Six on Saturday 13th July

I’ve been AWOL from Six on Saturday for a couple of weeks now so I’ve made time to showcase six of my best flowers today. Luckily the Propagator doesn’t enforce participation so I’m pretty sure I’ve got away with my absence. Check out his blog for more Sixes.

I’ve gone all amateur photographer today and I’ve been taking close up pics of some of the prettiest flowers which are blooming at the moment in the garden so I’m choosing close ups as the theme of this week’s Six.

1. Rose Campion

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Oh I do like a close up of a flower glistening with water! These are such a shocking bright pink that I’m quite surprised no planes have mistaken them for the airport landing strip given that we live on the flight path! They were another gift from our cleaner at work’s garden – very generous she is with her self seeded plants.

2. Hebes

If you’ve been reading my blog for a while you’ll know I’m a sucker for a Hebe. I have to blinker myself when I go through the Hebe aisle at the garden centre, and if I see one on a sale table, well, it’s coming home with me!

The one on the left above is Hebe Purple Pixie and I think it was my first ever sale table purchase. It flowered beautifully last year and is just starting to bloom again now. It lives in the shade and it seems quite happy with that situation. The one on the right is Hebe Celebration. It was also from the sale table last year and is actually still in its pot. It’s almost as shocking pink as the Rose Campion! I think I might plant it in the front garden tomorrow. The one in the middle was from a pack of four Hebes and it didn’t say which variety any of them were. It’s the only one of the four which has started to flower so far.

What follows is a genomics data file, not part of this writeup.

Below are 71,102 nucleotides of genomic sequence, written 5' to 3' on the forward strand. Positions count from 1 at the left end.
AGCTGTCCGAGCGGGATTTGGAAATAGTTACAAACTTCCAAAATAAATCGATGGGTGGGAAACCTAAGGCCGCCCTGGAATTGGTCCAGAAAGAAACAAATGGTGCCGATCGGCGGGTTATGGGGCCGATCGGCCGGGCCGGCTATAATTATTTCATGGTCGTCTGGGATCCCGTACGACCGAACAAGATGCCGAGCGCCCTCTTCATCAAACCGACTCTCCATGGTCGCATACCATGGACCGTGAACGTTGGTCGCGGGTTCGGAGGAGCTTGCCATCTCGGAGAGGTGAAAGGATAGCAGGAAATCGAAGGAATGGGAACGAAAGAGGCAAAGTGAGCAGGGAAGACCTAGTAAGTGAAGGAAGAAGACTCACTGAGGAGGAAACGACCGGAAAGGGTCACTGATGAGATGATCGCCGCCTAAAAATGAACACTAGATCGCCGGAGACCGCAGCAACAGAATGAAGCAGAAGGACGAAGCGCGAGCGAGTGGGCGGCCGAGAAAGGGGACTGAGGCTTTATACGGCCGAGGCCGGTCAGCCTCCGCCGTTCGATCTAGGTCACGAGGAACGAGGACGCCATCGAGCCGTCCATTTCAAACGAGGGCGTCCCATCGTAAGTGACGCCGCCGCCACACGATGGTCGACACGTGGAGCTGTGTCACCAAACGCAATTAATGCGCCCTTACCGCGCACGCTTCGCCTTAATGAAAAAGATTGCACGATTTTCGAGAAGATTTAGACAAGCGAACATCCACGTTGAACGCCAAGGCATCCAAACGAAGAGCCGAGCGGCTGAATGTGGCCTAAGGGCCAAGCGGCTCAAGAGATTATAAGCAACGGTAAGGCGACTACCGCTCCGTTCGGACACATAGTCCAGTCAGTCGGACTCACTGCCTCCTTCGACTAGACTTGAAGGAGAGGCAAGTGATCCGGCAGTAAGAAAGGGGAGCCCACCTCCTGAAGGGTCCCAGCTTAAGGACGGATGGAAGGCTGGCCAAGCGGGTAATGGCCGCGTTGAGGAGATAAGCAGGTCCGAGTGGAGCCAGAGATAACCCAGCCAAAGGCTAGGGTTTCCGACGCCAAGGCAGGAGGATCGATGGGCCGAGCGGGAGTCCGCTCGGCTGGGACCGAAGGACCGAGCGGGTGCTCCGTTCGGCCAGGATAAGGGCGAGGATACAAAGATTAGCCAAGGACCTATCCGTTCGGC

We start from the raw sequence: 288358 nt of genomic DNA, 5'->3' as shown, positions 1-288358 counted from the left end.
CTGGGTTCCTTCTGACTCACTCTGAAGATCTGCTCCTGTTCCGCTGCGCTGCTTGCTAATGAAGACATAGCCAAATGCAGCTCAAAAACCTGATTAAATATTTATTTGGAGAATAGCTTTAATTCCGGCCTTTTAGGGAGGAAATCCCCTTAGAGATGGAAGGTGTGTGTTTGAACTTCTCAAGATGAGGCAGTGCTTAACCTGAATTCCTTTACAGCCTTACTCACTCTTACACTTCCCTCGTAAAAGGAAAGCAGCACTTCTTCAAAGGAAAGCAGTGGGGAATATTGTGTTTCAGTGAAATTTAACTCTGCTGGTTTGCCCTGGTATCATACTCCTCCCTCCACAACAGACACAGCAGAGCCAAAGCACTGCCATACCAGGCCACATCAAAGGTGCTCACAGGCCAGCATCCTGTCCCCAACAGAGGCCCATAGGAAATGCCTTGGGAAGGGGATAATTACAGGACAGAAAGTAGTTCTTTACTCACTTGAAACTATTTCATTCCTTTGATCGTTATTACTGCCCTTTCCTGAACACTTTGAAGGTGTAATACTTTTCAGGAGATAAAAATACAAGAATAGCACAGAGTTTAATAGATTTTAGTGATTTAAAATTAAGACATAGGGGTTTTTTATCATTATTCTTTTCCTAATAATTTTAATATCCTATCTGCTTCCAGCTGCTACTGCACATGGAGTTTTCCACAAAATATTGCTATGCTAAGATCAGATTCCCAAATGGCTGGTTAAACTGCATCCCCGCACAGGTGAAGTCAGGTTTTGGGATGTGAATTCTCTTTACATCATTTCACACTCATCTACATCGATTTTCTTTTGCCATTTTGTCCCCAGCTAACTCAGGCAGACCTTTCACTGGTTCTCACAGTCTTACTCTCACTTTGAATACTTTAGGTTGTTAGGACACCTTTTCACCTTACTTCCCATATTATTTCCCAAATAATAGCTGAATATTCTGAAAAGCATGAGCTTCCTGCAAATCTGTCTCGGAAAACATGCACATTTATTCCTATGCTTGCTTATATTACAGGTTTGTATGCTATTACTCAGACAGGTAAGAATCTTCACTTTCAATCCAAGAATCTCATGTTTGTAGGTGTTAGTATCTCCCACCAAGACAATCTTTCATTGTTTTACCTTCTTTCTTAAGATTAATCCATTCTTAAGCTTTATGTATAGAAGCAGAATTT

3. Roses

I have a few Roses in the garden, these are just three of them, all from various sale tables. I’m not sure of their names. It’s probably hard to tell the sizes from the photos, but the red one on the end is actually really small. That opening flower is probably only about an inch tall and I love how it looks like a mini version of a red Rose that a nervous young man might buy for his starry eyed sweetheart on a first date.

4. Buddleia

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Another sale table find. There’s a theme to my garden centre shopping! We’d wanted to add a Buddleia to our garden to try to attract butterflies. It was the tiniest little plant and I squeezed it into a tiny space next to our fence but it’s done really well and is flowering beautifully. I need to prune the Holly bush next to it because it’s in danger of crowding it. I think the Buddleia would benefit from something to grow up as well because it seems to be flopping over slightly.

5. Sweet Peas

These are one of my biggest successes of this year. I grew them from seed in the greenhouse and I made my own support, and now they’re rewarding my hard work with beautiful blooms. I’ll see how many have opened tomorrow and I may cut them to bring indoors. They’re toxic to cats so I have put up a wall mounted shelf of sorts in our living room in anticipation that the cats can’t get to so we can enjoy them inside all Summer. No doubt I’ll show you a pic on a future post.

6. Cosmos